Child Labor vs. Child Slavery
In his comment on my post on child labor, Ryan Chamberlain argues against child labor, emphasizing child slavery, as if I had advocated child slavery. This is truly strange, given that I wrote:
In other words, school goes beyond child labor. It is forced child labor.
So I thought it would be clear to readers that I’m against having the government use force on children. So if I’m against that, it would seem to be obvious that I’m against child slavery. You can’t have slavery without using force. I guess it wasn’t obvious to Mr. Chamberlain.
While Chamberlain starts out claiming that “Chile [sic] labor is clearly defined by umpteen international organizations,” his further statements, as commenter George F. Haley notes, show lack of clarity. For example, he states that child labor, which, I’m gathering, he objects to, includes “work that is likely to harm children’s health, safety or morals.” By whose standards? Moreover, he writes that what matters is “whether the child is in a constructive, nurturing and supportive environment or not.” That seems to be upping the ante.
My first job for pay–it was probably illegal–other than when I was a newspaper boy, was when I was about 12 and the guy who ran the local drive-in hamburger stand in Carman, Manitoba hired me to clean up the garbage and burn it each morning. He paid me 50 cents a morning. It was great! At the time, my allowance was only 25 cents a week and so this fifteen-tupled my income. Constructive? What’s that mean? Nurturing? No way: if I did my job right, I saw him once a week to collect my $3.50. Supportive? Who knows?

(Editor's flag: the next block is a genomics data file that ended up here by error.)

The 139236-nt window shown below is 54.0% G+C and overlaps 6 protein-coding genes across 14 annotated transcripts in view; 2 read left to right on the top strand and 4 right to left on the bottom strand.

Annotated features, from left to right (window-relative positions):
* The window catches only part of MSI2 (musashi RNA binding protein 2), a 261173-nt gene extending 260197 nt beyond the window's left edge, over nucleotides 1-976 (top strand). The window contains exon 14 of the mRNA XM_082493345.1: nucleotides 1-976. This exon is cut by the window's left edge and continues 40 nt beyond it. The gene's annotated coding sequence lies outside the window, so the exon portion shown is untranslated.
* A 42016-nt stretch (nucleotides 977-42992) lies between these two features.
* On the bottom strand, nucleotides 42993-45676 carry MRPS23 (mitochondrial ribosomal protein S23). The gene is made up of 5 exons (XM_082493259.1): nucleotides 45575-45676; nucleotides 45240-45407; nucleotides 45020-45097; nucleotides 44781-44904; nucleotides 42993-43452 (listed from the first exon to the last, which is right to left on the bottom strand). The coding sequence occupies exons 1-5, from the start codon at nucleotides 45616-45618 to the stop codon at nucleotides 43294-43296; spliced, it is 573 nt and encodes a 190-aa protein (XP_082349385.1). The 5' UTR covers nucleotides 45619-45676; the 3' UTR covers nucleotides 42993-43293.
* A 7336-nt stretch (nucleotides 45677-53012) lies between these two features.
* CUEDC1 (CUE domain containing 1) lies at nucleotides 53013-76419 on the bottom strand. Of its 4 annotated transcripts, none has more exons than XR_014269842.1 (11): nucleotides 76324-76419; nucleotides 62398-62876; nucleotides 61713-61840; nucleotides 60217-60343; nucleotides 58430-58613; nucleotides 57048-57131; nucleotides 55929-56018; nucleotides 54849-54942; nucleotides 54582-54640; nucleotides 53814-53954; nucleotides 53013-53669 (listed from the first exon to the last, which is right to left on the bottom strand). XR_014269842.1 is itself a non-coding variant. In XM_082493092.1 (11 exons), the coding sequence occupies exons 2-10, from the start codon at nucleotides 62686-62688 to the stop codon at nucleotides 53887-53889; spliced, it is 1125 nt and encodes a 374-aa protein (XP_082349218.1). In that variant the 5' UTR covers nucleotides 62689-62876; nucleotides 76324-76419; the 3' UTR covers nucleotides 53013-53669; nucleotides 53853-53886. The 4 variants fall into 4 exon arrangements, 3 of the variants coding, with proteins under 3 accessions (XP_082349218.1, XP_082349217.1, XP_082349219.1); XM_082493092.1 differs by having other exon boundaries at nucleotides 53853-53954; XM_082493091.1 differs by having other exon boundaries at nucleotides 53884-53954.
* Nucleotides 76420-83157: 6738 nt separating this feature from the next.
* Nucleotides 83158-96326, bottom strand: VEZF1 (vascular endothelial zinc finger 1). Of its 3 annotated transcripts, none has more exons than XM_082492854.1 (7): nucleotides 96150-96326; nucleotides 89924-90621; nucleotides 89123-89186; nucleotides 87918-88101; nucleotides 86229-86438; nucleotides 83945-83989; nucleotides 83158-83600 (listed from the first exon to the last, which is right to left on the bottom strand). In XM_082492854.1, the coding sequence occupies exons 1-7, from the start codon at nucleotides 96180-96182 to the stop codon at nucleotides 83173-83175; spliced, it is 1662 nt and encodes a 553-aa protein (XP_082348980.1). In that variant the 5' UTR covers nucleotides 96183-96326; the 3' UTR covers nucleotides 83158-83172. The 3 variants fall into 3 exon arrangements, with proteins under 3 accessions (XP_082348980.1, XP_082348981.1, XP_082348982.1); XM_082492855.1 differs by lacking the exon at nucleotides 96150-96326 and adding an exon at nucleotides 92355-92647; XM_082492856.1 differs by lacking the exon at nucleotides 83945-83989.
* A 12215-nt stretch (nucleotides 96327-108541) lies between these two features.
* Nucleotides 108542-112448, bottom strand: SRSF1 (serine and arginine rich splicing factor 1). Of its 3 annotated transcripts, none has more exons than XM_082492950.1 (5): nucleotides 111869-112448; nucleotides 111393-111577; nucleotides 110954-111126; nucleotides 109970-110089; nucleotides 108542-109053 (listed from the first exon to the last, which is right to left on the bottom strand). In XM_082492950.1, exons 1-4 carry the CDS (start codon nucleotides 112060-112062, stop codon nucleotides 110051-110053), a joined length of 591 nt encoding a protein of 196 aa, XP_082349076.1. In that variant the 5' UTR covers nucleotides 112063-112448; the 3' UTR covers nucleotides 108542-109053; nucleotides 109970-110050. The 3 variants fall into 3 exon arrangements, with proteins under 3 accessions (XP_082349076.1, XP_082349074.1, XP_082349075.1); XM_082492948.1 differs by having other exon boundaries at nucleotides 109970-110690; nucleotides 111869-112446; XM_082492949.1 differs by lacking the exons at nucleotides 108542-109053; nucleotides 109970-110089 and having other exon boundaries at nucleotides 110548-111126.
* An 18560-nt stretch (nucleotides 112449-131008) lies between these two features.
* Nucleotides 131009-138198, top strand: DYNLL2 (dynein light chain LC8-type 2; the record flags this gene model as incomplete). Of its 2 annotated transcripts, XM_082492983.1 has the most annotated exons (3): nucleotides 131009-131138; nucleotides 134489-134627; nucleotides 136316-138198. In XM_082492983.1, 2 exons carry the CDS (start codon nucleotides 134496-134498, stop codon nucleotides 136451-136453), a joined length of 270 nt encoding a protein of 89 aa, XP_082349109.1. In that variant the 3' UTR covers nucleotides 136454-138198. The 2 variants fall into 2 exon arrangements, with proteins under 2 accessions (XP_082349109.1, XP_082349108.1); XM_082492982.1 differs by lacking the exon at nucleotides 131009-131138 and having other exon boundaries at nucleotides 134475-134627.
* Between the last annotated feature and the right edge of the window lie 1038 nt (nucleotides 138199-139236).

Now you might argue that that hardly is comparable to a child in Bangladesh working to make money for food. Exactly! The stakes are much higher in a dirt-poor country than in Canada. An Oxfam study found that when carpet makers in Bangladesh were pressured to fire their child laborers, the kids went to their next best alternatives: prostitution or starvation.
The person who tries to get you fired is not your friend.